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    4 suspects charged in Moscow terror attack, Russian news agency says

    By Kevin ShalveyTanya StukalovaNatalia ShumskaiaEdward Szekeres,


    As four suspects were charged in the deadly terrorist attack on a concert at Moscow's Crocus City Hall, Russia's ambassador to the United States claimed that the U.S. administration didn't pass "concrete information" through the Russian Embassy in Washington about possible preparations for a terror attack .

    Russian investigators said the attack killed at least 137 people, including three children, and injured 182 others. At least 101 of the victims were being treated in hospitals on Sunday, Russian officials said.

    Russian authorities identified the two suspects charged in Friday's attack as Dalerjon Mirzoev and Rachabalizod Saidakrami Murodali, the press services of the Basmanny Court of Moscow told the Russian news agency Interfax on Sunday.

    The suspects are charged with committing a terrorist attack that resulted in the death of a person as part of an organized group, Interfax reported. The suspects are under detention, but investigators are formally asking for their arrest.

    "The court received petitions from the investigation to select a preventive measure in the form of detention in relation to Dalerjon Mirzoev and Rachabalizod Saidakrami Murodali," the press service reported.

    Τhe suspects face life imprisonment if convicted.

    Late Sunday and into early Monday morning local time, two other suspects were brought to the Basmanny Court – Muhammadsobir Zokirchonovich Fayzov and Shamsidin Fariduni – and charged with terrorism, according to the court. All of the suspects have been ordered to remain under pre-trial detention of at least two-months.

    Meanwhile, Anatoly Antonov, the Russian ambassador to the United States, denied a statement from a U.S. State Department official Saturday that the U.S. shared information on a possible attack with Russian authorities in accordance with its longstanding "duty to warn" policy.

    "Nothing was passed," Antonov told Russian state news agency TASS while answering a question about whether any information was handed over by the U.S. side before the terrorist act.

    MORE: Moscow terror attack: 4 gunmen arrested, death toll rises to 133

    He added, "No concrete information, nothing was transferred to us."

    A U.S. State Department official said Saturday that the U.S. government had shared information on a possible attack with Russian authorities in accordance with its longstanding "duty to warn" policy.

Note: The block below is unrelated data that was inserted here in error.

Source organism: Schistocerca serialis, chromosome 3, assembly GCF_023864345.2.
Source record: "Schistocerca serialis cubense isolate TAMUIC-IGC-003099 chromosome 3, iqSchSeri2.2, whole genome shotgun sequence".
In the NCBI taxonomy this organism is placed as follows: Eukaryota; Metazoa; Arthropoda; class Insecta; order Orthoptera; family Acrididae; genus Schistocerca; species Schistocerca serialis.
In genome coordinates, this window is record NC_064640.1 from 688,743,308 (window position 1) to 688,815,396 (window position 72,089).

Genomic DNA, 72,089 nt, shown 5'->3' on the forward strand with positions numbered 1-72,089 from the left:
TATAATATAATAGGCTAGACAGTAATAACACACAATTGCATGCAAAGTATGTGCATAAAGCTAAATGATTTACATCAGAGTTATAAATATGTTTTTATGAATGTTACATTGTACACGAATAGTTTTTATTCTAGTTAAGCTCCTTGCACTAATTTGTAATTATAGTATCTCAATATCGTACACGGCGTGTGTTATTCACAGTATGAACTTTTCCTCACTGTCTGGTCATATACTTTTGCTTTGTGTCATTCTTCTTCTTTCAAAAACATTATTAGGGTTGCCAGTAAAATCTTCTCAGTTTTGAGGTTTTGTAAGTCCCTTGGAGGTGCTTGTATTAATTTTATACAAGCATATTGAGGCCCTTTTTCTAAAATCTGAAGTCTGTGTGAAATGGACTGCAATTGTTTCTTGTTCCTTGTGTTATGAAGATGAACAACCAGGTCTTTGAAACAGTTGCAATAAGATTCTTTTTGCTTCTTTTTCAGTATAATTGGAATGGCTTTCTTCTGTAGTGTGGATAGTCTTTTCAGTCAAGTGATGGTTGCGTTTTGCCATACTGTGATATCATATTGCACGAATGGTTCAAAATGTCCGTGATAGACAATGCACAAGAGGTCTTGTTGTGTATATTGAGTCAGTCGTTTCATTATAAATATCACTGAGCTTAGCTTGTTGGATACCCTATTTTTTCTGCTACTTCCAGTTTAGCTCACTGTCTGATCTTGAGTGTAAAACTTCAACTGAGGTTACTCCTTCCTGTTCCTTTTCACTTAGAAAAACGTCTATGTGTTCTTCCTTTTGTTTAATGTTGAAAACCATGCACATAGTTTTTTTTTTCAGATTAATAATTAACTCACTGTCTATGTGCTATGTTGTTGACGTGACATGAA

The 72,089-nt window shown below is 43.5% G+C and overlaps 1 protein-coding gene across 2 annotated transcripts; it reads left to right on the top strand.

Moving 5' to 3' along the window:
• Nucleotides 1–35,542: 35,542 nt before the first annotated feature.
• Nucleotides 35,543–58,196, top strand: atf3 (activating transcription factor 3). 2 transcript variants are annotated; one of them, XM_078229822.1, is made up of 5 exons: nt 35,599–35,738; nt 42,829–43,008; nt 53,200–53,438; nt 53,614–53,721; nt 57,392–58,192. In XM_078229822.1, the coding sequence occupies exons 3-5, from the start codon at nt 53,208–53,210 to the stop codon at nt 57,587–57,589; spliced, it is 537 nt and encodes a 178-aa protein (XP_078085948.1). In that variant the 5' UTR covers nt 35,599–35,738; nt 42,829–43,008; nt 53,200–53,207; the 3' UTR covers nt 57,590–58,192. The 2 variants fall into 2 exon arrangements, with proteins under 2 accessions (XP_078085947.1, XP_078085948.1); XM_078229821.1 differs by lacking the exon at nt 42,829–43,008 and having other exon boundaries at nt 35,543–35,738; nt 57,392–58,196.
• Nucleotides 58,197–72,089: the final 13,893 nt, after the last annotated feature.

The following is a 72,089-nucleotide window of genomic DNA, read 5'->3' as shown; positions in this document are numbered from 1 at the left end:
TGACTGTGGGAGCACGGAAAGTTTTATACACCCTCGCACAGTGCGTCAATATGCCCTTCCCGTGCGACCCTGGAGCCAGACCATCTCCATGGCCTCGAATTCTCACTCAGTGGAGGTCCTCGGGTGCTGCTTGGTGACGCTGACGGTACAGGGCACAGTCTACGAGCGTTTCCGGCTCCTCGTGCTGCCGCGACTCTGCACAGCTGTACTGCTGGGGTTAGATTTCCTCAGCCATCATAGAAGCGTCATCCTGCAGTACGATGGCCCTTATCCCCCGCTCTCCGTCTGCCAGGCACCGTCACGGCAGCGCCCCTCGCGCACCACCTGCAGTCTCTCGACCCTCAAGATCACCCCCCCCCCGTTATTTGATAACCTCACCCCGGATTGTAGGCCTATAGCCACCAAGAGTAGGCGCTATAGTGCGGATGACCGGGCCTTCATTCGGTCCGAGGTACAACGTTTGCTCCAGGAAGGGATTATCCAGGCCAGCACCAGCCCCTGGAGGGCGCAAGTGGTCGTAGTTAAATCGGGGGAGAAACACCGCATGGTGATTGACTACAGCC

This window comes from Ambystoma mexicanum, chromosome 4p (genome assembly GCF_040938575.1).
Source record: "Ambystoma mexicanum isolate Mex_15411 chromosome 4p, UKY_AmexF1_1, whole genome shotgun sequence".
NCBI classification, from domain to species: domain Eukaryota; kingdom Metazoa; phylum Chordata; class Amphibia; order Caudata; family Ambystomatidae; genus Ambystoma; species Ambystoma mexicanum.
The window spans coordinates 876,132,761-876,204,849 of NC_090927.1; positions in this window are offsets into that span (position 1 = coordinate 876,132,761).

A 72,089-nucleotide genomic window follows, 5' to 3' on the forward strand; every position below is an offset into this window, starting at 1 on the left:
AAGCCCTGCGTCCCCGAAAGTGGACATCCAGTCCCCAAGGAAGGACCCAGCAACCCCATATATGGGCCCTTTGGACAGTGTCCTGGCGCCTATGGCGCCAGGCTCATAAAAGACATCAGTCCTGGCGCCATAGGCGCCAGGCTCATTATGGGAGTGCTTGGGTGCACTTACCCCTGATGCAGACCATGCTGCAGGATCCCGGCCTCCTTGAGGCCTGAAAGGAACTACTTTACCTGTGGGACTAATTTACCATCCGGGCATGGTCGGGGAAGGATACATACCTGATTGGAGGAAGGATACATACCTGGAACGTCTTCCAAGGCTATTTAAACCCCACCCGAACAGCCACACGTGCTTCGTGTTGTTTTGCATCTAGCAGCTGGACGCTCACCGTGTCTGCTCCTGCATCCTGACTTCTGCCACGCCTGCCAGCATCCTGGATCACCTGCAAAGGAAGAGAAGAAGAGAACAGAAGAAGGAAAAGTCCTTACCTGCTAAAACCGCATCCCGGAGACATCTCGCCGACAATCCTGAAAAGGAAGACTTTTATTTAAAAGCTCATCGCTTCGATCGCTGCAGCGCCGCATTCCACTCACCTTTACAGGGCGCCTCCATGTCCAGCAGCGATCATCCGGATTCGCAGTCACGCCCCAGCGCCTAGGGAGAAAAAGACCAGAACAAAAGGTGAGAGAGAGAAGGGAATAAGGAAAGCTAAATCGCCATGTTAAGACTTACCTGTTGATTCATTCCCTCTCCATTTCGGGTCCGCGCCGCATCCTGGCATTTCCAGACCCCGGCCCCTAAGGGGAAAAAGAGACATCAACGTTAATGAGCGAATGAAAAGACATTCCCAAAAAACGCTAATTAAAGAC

Maxim Shemetov/Reuters - PHOTO: A view shows the Crocus City Hall concert venue following Friday's shooting attack and fire, in the Moscow Region, Russia, March 24, 2024.

    But U.S. officials claimed information sharing came ahead of Friday's deadly attack on a Moscow venue.

    The search for bodies under the rubble of the Crocus City Hall, one of the largest shopping and entertainment complexes in Russia, continued on Sunday.

    Russian President Vladimir Putin was informed Saturday that four suspected gunmen responsible for the attack were arrested near Russia's western border with Ukraine, Russian news agencies reported.
    Obtained By Reuters/Reuters - PHOTO: Members of the Russian Emergencies Ministry carry out search and rescue operations at the Crocus City Hall concert venue after a shooting attack and fire, outside Moscow, Russia, in this picture obtained March 24, 2024.

    Seven others have been detained and the search for other accomplices is ongoing, the state news outlets reported.

    ISIS claimed responsibility for the deadly attack Friday night, in which gunmen opened fire on concertgoers at one of Moscow's largest entertainment complexes. The attackers then set the complex on fire.
    Maxim Shemetov/Reuters - PHOTO: People gather at a makeshift memorial to the victims of a shooting attack set up outside the Crocus City Hall concert venue in the Moscow Region, Russia, March 24, 2024.

    Antonov described the official Washington reaction to the attack on Friday as "rather muffled," adding that the administration followed on Saturday with a "clear" statement. But it was unclear how much information Washington officials had passed on prior to the attack, he said.

    "The question arises whether U.S. officials passed all the available information to the Russian side, as they state," the ambassador said.

    ABC News' Shannon K. Crawford contributed to this story.

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